============================

From: sarah bennett 
Date: Thu, 29 Dec 2005 15:20:16 GMT
--------
Jill wrote:
> And if so, why?  Which ones don't you like?  Which ones do you like?  And
> why?

I love potatoes! I don't think I've met a potato I didn't like, either.

============================

From: OmManiPadmeOmelet 
Date: Thu, 29 Dec 2005 09:40:05 -0600
--------
Jill McQuown wrote:
> And if so, why?  Which ones don't you like?  Which ones do you like?  And
> why?

I've developed a real dislike for regular Idaho/Russet potatoes.

I only buy Red skin or Yukon golds, the ones with the really thin skins.

And I don't peel them.

For home fries, I mostly use yams now. ;-d

============================

From: xxnonexspamxnonexx[at]tampascanner.info
Date: Sun, 01 Jan 2006 11:43:05 -0500
--------
OmManiPadmeOmelet wrote:

>I only buy Red skin or Yukon golds, the ones with the really thin skins.
>
>And I don't peel them.

Thats where all the flavor is. I buy red potatoes all the time just to boil them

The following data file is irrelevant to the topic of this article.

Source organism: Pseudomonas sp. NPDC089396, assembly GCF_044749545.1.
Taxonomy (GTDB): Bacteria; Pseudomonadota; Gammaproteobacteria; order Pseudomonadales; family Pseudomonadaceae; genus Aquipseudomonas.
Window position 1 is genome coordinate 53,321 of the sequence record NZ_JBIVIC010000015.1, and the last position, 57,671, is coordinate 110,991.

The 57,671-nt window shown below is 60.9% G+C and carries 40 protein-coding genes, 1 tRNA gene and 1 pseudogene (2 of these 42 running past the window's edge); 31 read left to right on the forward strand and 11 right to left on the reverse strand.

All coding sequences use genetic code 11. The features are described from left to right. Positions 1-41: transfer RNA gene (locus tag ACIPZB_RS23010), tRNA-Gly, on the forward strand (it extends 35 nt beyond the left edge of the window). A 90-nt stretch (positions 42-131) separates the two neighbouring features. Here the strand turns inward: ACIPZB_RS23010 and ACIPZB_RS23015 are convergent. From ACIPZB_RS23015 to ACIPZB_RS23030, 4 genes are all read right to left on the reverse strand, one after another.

up and serve. I normally just mash open with a fork and put butter (only real
butter), salt & pepper.

>For home fries, I mostly use yams now. ;-d

Thats just, well, awful. yuck. I hate yams/sweet potatoes.

============================

From: Dave Smith 
Date: Thu, 29 Dec 2005 10:44:47 -0500
--------
Jill wrote:
> And if so, why?  Which ones don't you like?  Which ones do you like?  And
> why?

I am indifferent to potatoes. I rarely eat them more than once a week. My
system seems to have trouble digesting them and they end up doing nasty things
to me. I can get away with eating them once in a while but I cannot handle
having them every day.

I confess to liking fries, either French fries or home fries. I like them
roasted or baked. I like small new potatoes boiled and buttered.

============================

From: Dr Hfuhruhurr 
Date: 29 Dec 2005 07:49:21 -0800